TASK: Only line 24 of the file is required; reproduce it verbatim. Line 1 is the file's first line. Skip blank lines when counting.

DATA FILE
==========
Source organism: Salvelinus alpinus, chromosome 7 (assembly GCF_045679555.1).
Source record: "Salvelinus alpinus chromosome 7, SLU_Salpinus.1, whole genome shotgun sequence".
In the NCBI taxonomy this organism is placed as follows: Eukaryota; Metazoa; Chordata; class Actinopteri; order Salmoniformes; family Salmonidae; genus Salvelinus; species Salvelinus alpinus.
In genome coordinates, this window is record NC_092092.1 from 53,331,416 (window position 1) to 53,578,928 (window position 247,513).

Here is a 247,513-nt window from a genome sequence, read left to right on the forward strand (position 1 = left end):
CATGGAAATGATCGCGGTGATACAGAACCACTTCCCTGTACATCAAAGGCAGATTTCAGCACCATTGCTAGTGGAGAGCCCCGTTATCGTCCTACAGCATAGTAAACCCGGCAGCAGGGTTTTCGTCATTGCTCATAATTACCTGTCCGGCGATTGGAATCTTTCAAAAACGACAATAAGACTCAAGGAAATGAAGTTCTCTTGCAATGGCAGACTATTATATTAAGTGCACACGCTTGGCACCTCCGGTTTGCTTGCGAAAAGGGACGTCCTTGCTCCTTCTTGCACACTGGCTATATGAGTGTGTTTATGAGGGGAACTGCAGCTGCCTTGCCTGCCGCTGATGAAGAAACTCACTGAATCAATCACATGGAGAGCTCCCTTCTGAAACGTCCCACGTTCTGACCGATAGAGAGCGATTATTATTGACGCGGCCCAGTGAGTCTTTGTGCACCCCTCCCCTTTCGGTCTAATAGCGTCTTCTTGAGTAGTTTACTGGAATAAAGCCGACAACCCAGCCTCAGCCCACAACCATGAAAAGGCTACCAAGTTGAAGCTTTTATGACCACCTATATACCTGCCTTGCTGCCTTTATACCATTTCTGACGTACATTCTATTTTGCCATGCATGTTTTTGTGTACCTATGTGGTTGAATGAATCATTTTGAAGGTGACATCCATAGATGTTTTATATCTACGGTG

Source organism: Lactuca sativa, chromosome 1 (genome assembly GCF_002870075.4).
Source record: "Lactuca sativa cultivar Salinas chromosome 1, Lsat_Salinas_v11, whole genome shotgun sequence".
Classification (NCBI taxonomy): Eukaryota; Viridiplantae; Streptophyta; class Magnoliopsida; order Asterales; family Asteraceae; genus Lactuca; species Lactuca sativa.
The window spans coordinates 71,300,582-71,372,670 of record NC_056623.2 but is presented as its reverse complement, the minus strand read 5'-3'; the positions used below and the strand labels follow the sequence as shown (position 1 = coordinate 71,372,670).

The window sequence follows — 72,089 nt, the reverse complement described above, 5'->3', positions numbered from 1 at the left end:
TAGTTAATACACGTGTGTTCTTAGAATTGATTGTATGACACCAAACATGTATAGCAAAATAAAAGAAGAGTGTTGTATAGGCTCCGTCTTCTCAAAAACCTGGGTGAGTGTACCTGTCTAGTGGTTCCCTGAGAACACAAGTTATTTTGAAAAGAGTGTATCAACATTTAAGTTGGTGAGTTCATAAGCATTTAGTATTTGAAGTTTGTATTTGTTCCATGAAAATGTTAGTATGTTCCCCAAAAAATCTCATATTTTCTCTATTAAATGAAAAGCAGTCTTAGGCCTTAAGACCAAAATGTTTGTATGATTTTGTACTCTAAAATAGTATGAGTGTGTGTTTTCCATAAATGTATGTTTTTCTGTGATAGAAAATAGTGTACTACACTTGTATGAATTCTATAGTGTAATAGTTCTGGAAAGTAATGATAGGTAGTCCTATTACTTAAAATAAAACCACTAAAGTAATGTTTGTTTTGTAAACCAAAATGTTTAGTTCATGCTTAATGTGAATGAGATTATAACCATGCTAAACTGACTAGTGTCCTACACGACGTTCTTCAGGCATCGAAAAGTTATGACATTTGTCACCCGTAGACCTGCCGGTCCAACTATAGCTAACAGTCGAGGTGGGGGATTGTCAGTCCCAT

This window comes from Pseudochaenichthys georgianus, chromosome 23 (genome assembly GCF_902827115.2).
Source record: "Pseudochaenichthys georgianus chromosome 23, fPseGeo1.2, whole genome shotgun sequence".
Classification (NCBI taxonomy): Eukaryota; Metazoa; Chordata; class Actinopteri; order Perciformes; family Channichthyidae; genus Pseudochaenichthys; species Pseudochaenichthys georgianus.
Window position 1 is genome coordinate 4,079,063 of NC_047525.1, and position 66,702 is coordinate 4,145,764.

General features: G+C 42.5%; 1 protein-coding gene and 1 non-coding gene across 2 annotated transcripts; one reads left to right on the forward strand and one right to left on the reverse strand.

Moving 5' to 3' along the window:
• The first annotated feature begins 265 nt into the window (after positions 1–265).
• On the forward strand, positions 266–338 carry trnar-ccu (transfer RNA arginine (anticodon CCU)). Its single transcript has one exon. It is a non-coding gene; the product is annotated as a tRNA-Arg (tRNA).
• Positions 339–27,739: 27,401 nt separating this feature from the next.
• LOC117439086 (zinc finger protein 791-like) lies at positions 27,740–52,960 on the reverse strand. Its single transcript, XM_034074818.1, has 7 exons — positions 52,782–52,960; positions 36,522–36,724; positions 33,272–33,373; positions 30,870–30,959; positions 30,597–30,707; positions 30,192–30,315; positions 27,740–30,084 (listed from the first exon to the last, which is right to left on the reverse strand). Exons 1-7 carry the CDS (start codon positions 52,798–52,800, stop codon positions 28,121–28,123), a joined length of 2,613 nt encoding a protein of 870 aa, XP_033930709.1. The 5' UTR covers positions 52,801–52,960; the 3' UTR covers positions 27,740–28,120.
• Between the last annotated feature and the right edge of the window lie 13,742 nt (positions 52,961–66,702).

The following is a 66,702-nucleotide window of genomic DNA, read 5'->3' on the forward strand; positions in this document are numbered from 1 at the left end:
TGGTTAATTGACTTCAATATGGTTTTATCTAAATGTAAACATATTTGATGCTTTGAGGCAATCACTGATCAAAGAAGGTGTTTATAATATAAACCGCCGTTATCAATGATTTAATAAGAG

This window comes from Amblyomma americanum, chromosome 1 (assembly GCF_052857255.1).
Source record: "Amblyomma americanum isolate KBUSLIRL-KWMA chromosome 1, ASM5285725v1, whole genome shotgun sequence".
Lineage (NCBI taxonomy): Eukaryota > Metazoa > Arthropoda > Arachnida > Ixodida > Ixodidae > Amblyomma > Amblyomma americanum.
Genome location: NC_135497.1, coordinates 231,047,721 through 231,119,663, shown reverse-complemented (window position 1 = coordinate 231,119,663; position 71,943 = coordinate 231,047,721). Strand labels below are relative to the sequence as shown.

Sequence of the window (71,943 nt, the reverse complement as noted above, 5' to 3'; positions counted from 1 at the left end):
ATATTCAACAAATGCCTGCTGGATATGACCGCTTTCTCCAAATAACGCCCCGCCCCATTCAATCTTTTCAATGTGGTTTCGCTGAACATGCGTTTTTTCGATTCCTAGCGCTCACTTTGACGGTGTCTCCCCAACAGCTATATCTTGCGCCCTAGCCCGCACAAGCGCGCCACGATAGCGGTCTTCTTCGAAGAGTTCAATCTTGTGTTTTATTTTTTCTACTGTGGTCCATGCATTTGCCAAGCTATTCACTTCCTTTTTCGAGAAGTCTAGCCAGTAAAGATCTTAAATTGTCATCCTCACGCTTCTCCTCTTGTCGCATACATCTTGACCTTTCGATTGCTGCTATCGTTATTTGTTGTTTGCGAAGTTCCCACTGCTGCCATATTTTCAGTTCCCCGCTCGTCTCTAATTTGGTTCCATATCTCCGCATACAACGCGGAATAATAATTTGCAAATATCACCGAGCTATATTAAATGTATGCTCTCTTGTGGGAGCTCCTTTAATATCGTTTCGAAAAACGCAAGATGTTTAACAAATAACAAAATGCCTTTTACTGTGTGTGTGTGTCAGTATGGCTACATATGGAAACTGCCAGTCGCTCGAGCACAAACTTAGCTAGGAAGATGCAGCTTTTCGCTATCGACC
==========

The following is a 66,702-nucleotide window of genomic DNA, read 5'->3' on the forward strand; positions in this document are numbered from 1 at the left end: